Tuesday, April 21, 2015

More Witnesses, More Stories Of Corruption, More Questions About Credibility In Rogue Cops Case

By George Anastasia
For Bigtrial.net

They came dressed in black, waving their guns and hiding their faces behind ski masks.

They wanted to know where the drugs and money were and when he didn't tell them he said they threatened to take his five young children away from him.

He spent the night in a police lockup without being charged and then, he said, he was literally held hostage over the next five days in a hotel near the airport, forced to give up the names of drug dealers he knew and to set up buys so that they could be arrested.

That was the story, told through a Spanish interpreter, that Rodolfo Blanco told a federal jury today in the trial of six Philadelphia Police Department narcotics cops accused of stealing more than $500,000 in cash and drugs from targeted dealers in what Police Commissioner Charles Ramsey has called one of the worst cases of police corruption in the city's history.

Blanco, a 41-year-old barber who lived above his shop in the 4600 block of Frankford Avenue, is one of more than a dozen witnesses who have testified for the prosecution in the high profile case now in its fourth week. And like most of those witnesses, his testimony and credibility were challenged when the defense got to cross-examine him.

Blanco insisted he was not dealing drugs when police burst into his apartment around 8 p.m. on Feb. 28, 2006. He said a police report citing information from a confidential informant who said he routinely bought heroin in the barbershop was not true.

He also said that a document indicating that police had seized nine small plastic bags of heroin, a loaded assault rifle and a coffee grinder that later tested positive for heroin residue was fabricated. There were, he said, no drugs or guns in his apartment and there was no coffee grinder.

"The thing was, they told me if I gave them money, they would leave," said Blanco who was able to identify only one of the defendants, Thomas Liciardello, as part of the group that conducted the raid.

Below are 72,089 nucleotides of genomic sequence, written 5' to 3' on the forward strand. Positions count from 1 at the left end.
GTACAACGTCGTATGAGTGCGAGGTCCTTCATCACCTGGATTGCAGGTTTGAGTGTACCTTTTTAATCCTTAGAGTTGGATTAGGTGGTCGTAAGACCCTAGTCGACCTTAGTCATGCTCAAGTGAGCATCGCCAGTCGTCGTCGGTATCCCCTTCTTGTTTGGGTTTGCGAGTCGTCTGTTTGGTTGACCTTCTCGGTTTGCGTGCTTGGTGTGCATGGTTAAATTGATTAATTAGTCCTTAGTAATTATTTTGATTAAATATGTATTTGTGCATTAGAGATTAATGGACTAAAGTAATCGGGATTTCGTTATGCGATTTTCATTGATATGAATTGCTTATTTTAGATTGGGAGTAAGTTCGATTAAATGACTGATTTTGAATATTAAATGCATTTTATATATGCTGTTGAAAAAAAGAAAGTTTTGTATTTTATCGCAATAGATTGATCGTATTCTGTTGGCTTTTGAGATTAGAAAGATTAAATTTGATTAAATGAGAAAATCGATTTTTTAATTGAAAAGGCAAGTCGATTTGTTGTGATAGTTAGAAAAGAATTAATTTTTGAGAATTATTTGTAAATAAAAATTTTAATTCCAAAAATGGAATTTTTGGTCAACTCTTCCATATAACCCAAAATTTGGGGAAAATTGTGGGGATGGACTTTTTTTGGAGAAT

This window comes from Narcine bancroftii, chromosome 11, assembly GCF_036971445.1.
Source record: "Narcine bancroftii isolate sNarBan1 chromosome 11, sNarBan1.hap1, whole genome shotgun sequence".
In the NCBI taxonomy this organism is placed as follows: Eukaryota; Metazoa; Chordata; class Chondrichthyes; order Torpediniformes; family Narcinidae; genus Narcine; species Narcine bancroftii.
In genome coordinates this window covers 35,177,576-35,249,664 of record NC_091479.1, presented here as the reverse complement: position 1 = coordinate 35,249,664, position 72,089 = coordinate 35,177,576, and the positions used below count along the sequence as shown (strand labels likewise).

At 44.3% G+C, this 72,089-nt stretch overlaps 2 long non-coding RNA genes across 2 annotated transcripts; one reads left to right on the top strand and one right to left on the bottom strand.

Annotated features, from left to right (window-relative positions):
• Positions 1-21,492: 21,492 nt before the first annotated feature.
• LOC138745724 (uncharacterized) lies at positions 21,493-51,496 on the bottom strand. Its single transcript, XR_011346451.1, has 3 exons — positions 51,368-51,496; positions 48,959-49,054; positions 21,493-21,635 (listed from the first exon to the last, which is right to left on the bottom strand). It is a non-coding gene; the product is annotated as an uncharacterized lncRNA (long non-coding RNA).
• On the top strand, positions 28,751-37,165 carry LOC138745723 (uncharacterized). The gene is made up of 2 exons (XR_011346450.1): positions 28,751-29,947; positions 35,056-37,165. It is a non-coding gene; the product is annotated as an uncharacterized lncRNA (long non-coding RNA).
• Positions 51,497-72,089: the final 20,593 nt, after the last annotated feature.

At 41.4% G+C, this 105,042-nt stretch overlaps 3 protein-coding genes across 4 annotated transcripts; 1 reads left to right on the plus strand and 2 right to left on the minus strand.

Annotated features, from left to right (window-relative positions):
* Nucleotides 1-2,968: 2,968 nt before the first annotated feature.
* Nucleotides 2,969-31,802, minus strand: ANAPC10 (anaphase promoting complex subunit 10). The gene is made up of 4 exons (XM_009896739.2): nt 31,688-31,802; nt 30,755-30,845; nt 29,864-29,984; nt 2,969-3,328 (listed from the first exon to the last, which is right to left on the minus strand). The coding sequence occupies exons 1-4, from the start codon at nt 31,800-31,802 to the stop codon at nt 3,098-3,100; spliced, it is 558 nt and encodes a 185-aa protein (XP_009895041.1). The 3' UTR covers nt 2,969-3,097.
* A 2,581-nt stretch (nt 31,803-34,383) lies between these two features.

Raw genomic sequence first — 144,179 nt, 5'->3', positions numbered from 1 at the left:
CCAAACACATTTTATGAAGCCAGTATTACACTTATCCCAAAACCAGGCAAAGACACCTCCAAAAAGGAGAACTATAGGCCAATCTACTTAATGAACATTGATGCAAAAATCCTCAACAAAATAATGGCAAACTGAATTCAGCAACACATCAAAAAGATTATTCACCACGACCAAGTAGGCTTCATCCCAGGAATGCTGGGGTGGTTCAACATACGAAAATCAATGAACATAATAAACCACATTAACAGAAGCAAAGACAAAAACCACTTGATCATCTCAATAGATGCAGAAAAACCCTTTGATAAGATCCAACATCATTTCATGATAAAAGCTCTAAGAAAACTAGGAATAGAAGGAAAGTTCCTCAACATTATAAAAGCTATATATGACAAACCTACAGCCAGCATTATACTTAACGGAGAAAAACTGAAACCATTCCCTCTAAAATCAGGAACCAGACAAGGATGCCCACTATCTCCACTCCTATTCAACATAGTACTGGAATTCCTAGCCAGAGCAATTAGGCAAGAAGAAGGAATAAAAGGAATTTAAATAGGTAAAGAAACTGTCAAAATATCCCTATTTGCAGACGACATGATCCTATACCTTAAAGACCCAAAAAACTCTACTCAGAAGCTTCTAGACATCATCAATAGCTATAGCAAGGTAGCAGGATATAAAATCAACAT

He said he pointed police toward his bedroom where, in a plastic pencil bag, he had $12,000. The cash, he claimed, was from the sale of a van. The indictment alleges that Liciardello and Jeffrey Walker,  another member of the alleged rogue unit, pocketed more than half the cash, claiming on a property receipt that only $5,960 had been seized.

Walker testified for the government last week, admitting that he routinely stole cash and drugs while working in the Narcotics Field Unit. 

Blanco said when he was taken to the hotel he was told "if I gave them somebody they would let me go." He said he was not in the drug business, but that "in a barbershop you hear a lot of things." So he called three individuals who he believed were drug dealers and set up buys. Each was arrested.

He also contacted a dealer in Florida.

All the while, Blanco said, he was in fear that his children, all under the age of six, would be taken away.

Life in the hotel wasn't exactly prison, he acknowledged, but he said he was nonetheless a hostage, unable to leave when he wanted. He said the police arranged for his wife to send him clothes and he said he and the police officers ate and drank at local restaurants and also played pool.

Eventually, he said, he told police he had no more names to give him and they released him without filing any charges. Shown another document that he had signed indicating he had agreed to become an informant, Blanco said he thought it was a paper he had to sign in order to be released. He said he understands English, but does not speak it well. And he said in 2006 he understood even less.